The Land and Environment Court’s decision to stop the Rocky Hill coal mine on the basis that greenhouse gas emissions from the project would contribute to climate change would be “profoundly influential”, a lawyer who represented Gloucester residents believes.
Environmental Defenders Office lawyer David Morris said the historic judgement delivered in Sydney on Friday would have broader legal implications beyond the Gloucester project.
“This is a case specific judgement that relates to the Rocky Hill Project at Gloucester but the remarks the chief judge made in respect to climate change as well as its social impacts have much broader importance,” Mr Morris said.
“I would have thought any future decision maker on fossil fuel projects would bear his reasoning closely in mind in determining whether or not a new fossil fuel project should be approved.”
The mine’s proponent, Gloucester Resources, had sought to overturn a decision to reject the mine because of its impact on the Gloucester community and the surrounding environment.
The judgement followed last year’s two-week hearing, which was partly held in Gloucester to allow locals to give a first-hand account of how they would be affected by the mine.
Among those to give evidence to the court was international climate change expert Professor Will Steffen who said Australia would not be able to meet its obligations under the Paris Agreement if the mine was approved.
In addition to noting the project would have significant adverse social impacts on the community, Justice Brian Preston also found the mine would directly contribute to climate change.
"The construction and operation of the mine, and the transportation and combustion of the coal from the mine, will result in the emission of greenhouse gases, which will contribute to climate change," Justice Preston said as part of a 200-page judgement.
“In short, an open cut coal mine in this part of the Gloucester valley would be in the wrong place at the wrong time.”
When fully operational the Rocky Hill mine would have contributed 37.8 million tonnes of carbon-dioxide emissions.
Justice Preston ruled that the impact of the mine’s emissions should not be considered in isolation.
"It matters not that the aggregate of the Project's greenhouse gas emissions may represent a small fraction of the global total", Justice Preston said.
"The global problem of climate change needs to be addressed by multiple local actions to mitigate emissions by sources and remove greenhouse gases by sinks.”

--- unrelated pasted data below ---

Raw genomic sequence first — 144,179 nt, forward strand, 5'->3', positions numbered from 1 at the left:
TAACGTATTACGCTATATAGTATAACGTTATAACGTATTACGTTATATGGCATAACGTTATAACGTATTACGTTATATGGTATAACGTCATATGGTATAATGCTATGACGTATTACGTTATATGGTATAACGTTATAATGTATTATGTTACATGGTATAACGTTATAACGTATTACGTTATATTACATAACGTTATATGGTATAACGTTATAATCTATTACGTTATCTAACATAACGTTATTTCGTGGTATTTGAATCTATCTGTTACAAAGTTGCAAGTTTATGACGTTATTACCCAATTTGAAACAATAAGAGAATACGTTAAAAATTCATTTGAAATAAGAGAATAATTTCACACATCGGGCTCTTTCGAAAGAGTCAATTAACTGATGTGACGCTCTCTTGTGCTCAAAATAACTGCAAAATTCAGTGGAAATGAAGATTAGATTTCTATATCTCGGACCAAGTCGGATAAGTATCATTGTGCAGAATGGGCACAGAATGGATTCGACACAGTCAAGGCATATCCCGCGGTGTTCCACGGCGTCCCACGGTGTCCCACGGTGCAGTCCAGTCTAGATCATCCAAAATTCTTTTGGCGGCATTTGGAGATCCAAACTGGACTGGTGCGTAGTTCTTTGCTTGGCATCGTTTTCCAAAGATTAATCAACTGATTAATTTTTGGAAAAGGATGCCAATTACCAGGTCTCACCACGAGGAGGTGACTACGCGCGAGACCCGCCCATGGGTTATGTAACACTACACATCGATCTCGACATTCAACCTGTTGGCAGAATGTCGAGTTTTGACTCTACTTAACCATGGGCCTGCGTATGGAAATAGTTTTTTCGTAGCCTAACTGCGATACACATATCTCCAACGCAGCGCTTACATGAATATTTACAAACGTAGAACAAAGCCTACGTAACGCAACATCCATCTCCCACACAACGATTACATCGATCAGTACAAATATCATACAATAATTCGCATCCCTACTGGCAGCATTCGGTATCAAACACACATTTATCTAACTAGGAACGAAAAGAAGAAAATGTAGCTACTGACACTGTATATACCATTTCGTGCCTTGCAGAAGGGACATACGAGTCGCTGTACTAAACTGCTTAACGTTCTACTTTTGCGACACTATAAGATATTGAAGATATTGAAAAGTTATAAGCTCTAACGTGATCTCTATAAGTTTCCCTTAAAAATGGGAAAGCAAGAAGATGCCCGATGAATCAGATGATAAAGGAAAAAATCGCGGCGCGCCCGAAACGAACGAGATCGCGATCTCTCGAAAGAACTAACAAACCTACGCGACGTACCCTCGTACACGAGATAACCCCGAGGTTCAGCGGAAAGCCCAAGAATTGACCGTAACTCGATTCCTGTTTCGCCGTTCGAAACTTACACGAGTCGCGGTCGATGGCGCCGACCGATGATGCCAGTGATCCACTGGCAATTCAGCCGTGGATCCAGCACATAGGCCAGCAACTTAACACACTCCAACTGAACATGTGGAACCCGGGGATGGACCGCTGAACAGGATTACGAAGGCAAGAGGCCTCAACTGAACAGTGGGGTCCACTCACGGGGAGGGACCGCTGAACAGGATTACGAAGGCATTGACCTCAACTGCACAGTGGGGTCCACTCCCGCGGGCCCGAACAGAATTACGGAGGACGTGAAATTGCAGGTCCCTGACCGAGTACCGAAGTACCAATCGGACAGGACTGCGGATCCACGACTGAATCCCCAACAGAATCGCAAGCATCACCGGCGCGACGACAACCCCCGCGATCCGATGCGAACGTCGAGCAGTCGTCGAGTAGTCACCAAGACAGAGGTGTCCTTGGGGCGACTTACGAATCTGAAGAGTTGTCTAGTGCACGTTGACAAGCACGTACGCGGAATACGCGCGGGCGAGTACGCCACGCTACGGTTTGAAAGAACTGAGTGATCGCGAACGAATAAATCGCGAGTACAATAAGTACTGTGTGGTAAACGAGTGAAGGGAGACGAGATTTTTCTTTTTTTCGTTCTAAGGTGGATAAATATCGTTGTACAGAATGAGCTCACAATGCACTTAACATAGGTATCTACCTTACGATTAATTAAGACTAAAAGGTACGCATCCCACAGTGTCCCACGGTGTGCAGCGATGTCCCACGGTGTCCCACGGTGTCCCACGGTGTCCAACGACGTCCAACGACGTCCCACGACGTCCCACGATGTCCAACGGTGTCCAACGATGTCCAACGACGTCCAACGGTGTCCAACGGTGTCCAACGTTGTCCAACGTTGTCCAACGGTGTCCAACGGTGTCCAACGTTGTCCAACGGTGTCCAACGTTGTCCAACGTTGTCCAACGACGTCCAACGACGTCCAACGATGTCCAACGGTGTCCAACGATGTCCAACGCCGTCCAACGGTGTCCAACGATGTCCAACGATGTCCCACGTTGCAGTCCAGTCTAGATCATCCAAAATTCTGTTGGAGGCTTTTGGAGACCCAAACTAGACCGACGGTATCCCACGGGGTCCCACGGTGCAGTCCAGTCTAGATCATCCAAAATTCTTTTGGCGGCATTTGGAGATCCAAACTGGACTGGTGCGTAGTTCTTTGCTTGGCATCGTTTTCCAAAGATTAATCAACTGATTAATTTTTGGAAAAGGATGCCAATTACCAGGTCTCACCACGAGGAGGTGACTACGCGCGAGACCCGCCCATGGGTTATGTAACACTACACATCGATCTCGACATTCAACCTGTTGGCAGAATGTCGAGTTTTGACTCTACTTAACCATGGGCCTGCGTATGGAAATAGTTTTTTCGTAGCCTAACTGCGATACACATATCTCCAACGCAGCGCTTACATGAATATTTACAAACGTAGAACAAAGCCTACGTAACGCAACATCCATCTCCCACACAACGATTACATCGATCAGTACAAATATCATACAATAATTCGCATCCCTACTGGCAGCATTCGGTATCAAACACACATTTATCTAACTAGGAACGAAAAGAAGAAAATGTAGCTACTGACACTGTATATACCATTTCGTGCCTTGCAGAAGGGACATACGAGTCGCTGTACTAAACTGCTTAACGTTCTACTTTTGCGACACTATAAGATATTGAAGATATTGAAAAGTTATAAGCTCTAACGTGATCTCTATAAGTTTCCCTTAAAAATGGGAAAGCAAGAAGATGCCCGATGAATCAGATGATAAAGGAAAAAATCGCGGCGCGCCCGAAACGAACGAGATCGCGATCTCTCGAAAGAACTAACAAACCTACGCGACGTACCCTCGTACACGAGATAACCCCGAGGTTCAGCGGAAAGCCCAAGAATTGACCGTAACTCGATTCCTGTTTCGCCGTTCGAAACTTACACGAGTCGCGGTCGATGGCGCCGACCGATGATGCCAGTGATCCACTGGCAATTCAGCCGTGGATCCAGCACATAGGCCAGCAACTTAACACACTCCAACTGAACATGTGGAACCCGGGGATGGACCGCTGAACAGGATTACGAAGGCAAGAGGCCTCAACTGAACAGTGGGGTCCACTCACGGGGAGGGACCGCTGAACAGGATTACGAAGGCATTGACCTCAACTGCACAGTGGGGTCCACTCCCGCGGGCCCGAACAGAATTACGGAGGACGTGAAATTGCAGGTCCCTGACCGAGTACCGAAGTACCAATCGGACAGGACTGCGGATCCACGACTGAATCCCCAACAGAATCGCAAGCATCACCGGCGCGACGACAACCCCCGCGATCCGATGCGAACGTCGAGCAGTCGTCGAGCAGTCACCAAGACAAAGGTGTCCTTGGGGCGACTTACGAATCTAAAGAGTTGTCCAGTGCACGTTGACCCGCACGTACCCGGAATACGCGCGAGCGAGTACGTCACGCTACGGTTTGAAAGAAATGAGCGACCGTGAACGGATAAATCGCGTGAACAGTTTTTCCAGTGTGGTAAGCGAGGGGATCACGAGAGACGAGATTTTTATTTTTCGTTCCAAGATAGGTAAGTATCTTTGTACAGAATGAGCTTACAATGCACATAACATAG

Groundswell Gloucester spokeswoman Julie Lyford was among more than a dozen Gloucester residents who travelled to Sydney for Friday’s judgement.
She said the group hoped a solar farm would be built on the proposed mine site.
Groundswell Gloucester has called for a Royal Commission into the treatment of mining-affected communities by the state government and its departments.
“It’s unacceptable; the revolving door of politicians and people in the mining industry who go back and forth is well documented,” she said.
“When people have trust in their government to protect them and look after their environment and when they lose faith in the people who are meant to serve them it’s massive.”
Comment has been sought from Gloucester Resources and the NSW Minerals Council.
Ms Lyford said battling AGL’s proposed coal seam gas mining project and later the Rocky Hill project had taken a massive toll on many within the community.
“We have had people who have been hospitalised because of what these industries have wanted to do their backyards. Young kids who go to school and they are really sad about mum and dad who are not coping,” she said.
Doctors for the Environment Australia chairman Dr John Van Der Kallen said the court ruling was an important win for community health.
“It has now been recognised by the court that climate change is real and impacts on human health. Any more fossil fuel developments will increase greenhouse gas emissions and worsen climate change,” he said.
“We are seeing the health impacts due to climate change every day. Hopefully, as a result of this decision, we can now get on and make massive cuts to our greenhouse gas emissions.”